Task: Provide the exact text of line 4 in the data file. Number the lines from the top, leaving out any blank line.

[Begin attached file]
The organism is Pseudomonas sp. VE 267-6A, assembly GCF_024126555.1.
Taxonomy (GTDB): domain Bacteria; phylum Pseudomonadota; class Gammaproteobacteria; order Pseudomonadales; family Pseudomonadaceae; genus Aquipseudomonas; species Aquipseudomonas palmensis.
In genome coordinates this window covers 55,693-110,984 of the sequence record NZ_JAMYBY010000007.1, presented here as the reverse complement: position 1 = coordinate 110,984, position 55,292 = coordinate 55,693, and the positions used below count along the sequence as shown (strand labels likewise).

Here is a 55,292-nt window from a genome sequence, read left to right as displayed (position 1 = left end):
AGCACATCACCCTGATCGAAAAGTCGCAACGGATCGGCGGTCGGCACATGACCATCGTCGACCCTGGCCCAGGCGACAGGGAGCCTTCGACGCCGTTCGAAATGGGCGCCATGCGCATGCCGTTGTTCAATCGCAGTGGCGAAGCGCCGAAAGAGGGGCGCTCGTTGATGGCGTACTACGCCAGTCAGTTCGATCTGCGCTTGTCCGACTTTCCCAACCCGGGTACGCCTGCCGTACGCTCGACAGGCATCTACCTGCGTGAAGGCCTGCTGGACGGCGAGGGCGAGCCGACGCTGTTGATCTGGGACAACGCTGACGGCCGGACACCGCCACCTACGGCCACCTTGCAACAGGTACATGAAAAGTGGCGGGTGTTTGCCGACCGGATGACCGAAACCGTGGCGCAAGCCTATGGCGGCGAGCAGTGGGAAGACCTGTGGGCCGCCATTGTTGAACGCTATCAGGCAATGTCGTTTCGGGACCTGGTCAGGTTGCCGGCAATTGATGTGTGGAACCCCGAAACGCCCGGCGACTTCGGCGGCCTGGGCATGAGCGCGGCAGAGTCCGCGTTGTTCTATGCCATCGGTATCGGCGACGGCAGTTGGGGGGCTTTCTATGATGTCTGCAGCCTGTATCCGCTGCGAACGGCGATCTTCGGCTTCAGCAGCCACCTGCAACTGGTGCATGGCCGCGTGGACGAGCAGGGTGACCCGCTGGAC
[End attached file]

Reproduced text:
Here is a 55,292-nt window from a genome sequence, read left to right as displayed (position 1 = left end):